Anyway, you can cut me a little slack and I will do better with posting and with updating Facebook and Twitter (I pin like a fiend when the mood strikes, if you’re interested). I am reading Likeable Social Media right now (that’s not an affiliate link because I haven’t figured out the logistics of monetizing this blog yet) so hopefully that will help me be my natural charming self online and we can take this relationship (me and you, adoring public) to a whole new level. 
Exciting posts to come:
  1. I got married.
  2. I got laid off.
  3. I realized that had I married any of the men I had dated previously, I would not be very happy right now. And I counted my blessings.
  4. I concluded that pets are unneccessary expenses for the genuinely frugal household, but you can’t get rid of ’em, so I recommend you use coupons to buy their food.
  5. And more! J and I are taking this all in stride and hope to be a lot closer to our ideal lifestyle by the end of this year, and I’m excited about recording that journey here. I hope we -you and me- can talk about our goals and get enthusiastic about the future. I hope that when I look back at this post a year from now, I get all excited about how far I’ve come. 
    1. “The space between imagining and making real is very small.” -Judith F. Baca
    2. “The best way to do it is to do it.” -Amelia Earhart (Hey man, at least she died living.)
I wanted to put myself on a daily schedule, but I don’t think that will work for me (apparently posting once a year is an ideal schedule for me). I think I’ll just end up posting for the sake of posting and I’d rather post when I have something to say, so if we’re gonna be friends, let me be that flaky friend who’s a lot of fun when she shows up, but has a lot of other crazy stuff going on and can’t make it to every party. 
We cool?

Migratory blogger

Hi guys. I know there’s like three of you out there that read my blog (and two of you are at least a tiny bit obligated), but I wanted to give you heads up that I am moving over to WordPress. For now, you can read my new content here.

 I started using Blogger because I was trying to follow the otherwise excellent example of another bloggeress who has done a great job with her site, but when even she told me she wished she could move to WordPress, I decided I had better make the move sooner rather than later.

 I will eventually put myself through enough online html courses, etc. to figure out how to redirect my blog traffic (and a new URL is also in the works), so you don’t actually have to bother with extra links.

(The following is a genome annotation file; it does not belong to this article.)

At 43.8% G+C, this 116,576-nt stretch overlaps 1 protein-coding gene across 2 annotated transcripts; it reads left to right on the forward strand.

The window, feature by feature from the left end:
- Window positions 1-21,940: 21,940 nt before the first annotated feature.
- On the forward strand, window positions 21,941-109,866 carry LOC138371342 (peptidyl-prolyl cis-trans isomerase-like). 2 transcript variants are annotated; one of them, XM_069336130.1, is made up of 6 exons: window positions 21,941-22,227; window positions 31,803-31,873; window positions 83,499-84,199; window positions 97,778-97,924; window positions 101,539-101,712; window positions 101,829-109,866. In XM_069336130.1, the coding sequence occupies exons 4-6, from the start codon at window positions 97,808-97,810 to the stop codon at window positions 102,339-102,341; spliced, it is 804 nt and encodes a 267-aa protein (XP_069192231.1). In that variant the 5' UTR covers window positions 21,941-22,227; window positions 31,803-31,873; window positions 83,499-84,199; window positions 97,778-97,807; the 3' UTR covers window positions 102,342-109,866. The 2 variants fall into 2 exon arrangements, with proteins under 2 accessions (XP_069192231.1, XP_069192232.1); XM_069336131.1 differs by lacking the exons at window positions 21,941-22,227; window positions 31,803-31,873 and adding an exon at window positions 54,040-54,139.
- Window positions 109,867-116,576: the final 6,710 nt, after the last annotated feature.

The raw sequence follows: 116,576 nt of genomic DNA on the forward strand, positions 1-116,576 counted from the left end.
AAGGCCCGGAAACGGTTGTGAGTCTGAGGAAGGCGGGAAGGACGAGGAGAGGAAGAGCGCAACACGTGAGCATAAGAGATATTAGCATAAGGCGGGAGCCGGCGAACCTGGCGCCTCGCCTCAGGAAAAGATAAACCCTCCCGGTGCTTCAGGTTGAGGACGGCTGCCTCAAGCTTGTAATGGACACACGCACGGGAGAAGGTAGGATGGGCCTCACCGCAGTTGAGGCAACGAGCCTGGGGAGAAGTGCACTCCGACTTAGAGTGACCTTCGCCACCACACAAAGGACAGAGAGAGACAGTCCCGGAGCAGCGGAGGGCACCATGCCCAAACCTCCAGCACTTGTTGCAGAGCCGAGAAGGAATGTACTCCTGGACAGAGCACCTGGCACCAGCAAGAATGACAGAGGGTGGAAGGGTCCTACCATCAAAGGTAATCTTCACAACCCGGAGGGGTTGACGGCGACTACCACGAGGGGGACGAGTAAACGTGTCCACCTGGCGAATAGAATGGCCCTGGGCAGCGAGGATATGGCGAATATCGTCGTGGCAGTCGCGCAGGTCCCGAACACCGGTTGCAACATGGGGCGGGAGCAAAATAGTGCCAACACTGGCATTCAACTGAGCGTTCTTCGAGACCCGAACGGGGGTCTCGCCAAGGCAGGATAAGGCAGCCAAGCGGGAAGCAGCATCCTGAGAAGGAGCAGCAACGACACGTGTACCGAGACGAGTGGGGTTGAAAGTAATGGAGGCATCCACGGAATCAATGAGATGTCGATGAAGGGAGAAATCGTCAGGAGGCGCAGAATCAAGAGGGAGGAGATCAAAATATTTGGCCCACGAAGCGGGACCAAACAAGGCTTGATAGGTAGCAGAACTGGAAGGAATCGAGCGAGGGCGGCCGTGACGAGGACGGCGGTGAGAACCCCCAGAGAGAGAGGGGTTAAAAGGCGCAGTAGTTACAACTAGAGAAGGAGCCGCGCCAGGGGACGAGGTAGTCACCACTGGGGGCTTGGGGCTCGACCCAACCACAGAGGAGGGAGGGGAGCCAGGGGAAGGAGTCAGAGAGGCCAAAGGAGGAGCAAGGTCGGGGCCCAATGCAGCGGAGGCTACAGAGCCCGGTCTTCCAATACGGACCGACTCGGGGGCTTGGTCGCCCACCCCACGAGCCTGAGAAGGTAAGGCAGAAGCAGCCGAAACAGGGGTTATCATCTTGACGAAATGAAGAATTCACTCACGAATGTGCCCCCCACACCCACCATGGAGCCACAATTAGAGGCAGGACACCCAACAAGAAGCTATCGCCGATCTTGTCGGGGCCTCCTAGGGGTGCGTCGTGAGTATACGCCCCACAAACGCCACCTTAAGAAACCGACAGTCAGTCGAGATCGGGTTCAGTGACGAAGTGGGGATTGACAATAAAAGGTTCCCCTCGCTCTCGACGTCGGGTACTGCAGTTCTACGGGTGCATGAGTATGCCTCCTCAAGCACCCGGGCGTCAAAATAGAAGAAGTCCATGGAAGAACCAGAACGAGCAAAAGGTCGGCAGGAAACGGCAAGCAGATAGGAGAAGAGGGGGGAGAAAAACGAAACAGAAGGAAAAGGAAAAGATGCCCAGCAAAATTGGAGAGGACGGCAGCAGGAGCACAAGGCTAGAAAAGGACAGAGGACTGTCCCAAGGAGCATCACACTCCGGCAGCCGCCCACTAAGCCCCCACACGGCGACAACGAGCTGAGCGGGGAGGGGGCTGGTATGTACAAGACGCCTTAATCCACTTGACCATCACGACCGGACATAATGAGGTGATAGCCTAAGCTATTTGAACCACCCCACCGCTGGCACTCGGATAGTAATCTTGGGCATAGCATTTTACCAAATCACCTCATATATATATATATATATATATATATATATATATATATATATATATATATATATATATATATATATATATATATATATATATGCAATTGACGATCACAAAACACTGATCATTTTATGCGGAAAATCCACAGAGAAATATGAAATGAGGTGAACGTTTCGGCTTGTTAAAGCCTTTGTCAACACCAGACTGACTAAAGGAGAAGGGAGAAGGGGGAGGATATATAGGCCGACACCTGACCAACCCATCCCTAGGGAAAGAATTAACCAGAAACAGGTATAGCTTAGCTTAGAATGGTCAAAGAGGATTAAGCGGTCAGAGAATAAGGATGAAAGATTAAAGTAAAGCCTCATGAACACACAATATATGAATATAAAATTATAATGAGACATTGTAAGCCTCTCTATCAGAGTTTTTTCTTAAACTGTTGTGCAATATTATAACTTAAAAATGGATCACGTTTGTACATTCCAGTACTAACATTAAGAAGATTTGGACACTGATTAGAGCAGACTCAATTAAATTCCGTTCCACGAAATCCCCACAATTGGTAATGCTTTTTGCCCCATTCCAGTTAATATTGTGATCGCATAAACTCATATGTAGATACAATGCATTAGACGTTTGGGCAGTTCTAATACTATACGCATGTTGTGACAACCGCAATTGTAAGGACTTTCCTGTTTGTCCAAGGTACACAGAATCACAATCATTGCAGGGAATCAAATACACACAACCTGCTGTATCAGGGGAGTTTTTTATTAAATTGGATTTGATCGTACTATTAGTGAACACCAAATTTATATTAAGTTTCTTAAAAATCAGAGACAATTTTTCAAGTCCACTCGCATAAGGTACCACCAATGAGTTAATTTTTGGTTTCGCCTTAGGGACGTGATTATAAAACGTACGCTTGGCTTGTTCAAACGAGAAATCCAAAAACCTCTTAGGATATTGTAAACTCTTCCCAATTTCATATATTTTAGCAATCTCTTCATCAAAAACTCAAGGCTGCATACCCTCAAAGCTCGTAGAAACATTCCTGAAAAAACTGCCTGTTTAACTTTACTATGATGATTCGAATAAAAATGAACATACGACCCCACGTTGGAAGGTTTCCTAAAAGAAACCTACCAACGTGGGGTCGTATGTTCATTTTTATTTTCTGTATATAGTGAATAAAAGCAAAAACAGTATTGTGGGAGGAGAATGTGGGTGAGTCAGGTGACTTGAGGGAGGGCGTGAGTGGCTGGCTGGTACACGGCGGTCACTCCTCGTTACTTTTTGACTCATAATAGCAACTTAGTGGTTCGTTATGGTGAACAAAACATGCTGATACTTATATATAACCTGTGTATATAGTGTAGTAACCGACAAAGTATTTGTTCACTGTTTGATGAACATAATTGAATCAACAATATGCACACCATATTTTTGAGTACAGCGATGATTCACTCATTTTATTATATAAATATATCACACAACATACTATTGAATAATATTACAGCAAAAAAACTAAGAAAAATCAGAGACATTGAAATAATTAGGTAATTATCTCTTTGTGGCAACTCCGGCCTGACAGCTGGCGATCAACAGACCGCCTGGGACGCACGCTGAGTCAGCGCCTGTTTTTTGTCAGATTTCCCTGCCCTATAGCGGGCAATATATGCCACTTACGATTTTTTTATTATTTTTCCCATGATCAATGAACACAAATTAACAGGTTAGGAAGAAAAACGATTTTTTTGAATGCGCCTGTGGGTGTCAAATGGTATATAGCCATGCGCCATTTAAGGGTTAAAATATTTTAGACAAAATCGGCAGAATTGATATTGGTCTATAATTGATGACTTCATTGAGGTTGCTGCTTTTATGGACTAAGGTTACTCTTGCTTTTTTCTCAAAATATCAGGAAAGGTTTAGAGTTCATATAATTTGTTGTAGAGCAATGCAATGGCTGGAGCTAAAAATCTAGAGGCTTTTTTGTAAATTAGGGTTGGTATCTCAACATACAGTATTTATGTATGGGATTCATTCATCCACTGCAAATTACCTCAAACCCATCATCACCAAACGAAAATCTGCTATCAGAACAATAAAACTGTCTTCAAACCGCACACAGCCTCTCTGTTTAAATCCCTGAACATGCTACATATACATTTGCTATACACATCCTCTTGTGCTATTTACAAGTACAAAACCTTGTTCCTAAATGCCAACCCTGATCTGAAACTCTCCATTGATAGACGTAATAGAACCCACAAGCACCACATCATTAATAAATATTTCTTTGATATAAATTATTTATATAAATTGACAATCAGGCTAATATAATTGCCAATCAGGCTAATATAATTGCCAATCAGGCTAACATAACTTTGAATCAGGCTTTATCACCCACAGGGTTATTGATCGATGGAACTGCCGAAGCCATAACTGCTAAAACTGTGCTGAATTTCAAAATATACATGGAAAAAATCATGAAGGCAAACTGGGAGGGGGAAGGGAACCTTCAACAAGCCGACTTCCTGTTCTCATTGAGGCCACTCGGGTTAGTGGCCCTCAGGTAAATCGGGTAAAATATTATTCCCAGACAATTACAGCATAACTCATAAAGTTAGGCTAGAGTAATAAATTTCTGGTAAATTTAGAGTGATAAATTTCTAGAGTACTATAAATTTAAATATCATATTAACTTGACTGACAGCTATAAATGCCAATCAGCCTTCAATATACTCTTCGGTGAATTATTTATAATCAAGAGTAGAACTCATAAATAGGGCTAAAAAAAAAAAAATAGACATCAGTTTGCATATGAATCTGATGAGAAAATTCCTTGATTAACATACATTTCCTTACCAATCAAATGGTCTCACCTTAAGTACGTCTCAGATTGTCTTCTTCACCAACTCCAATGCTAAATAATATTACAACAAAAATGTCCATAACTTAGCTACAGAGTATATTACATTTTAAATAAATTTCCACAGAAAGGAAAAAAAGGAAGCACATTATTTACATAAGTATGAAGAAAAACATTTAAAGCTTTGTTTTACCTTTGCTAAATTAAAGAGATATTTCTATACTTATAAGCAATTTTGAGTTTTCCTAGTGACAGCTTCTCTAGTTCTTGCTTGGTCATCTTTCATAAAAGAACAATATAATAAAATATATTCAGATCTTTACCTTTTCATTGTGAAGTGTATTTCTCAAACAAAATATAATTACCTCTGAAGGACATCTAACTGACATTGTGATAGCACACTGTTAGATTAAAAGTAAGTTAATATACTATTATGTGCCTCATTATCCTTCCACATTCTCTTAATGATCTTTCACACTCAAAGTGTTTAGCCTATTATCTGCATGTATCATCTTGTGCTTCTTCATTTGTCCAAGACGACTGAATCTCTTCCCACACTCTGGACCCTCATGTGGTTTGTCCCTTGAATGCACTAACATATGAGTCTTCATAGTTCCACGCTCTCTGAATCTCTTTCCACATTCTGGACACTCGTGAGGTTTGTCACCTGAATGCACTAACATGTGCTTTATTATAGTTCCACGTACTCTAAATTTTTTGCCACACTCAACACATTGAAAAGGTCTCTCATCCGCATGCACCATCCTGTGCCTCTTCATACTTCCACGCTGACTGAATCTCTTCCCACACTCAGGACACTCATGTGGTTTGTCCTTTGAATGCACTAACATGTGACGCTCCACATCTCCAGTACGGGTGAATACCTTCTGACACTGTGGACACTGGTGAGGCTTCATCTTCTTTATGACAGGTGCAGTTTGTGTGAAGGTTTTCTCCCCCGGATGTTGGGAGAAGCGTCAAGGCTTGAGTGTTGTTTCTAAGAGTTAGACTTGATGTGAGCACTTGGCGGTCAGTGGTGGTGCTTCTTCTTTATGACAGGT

See you there!


Writers who don’t write

I remember talking to my friend Luke one day while  we were driving around looking for a parking spot. He was venting about a girl who had broken his heart despite everything he had done for her and despite his putting her on a pedestal. He was in a lot of pain, but he was finally admitting that she had flaws. “She’s a writer who doesn’t write!” he shouted into the windshield. 
More than a decade later, I don’t remember anything else about that conversation (except the anecdote about getting his redwings). “A writer who doesn’t write” developed a clear definition in my head. It was the most despicable of creatures, a vile hypocrite who pretends to be a gatekeeper and an artist, but is at best a hedonist and at worst an aimless suburbanite with pretensions to “living, not just surviving”. 
But I managed to still be jealous of this girl who could call herself a writer. I wanted to be a writer and I’d always been encouraged in my writing, but at that time, I could have as easily called myself a Navy SEAL or an Olympic gold medalist. Writers write, and if I wasn’t writing, it was because I wasn’t a writer. I had myself convinced I would have to be a writer to even start writing. It was obviously impossible for me to become a writer. 
I decided that the difference between me and a writer was a confidence or arrogance I only learned to feign a few years ago. It’s the belief that you have something to say that isn’t the regurgitation of facts required by an assignment or the exposition of trendy truisms required by society. I don’t know why some people have that confidence from a young age. Maybe we’re all born with the confidence to express ourselves, but it’s slowly squished out of us as we learn to be ashamed of disapproval from anyone and to crave affirmation from everyone. There’s no room for honesty or dialogue in that kind of environment, but we spend most of our lives maintaining it because that’s where we get our identities. 

The thing is, I love to write. I’ve kept a journal since I could write in sentences. I still remember being about eight years old when my mom got me my first journal. I don’t seem to have it anymore, but I remember it being one of those puffy, girly diary books with a lock on the side. I knew that you were supposed to start your entries with “Dear Diary” and then tell your diary what you did that day. I was happy to report that my mom was cooking steak for dinner, and then dinner was ready and I signed off to go eat it. 
After that, I just kept journalling. It took a couple of years before I was pretty sure that I didn’t need to start with “Dear Diary” or give my notebook a clever name or even feel like I was talking to a friend. I was just writing. Sometimes I wrote about what I did that day, sometimes I wrote about what I learned and what was making me reconsider my worldview. I wrote a lot about the boys and then the men in my life, and mostly I wrote pages and pages trying to figure out what they were thinking. I wrote even more trying to figure out what I was thinking.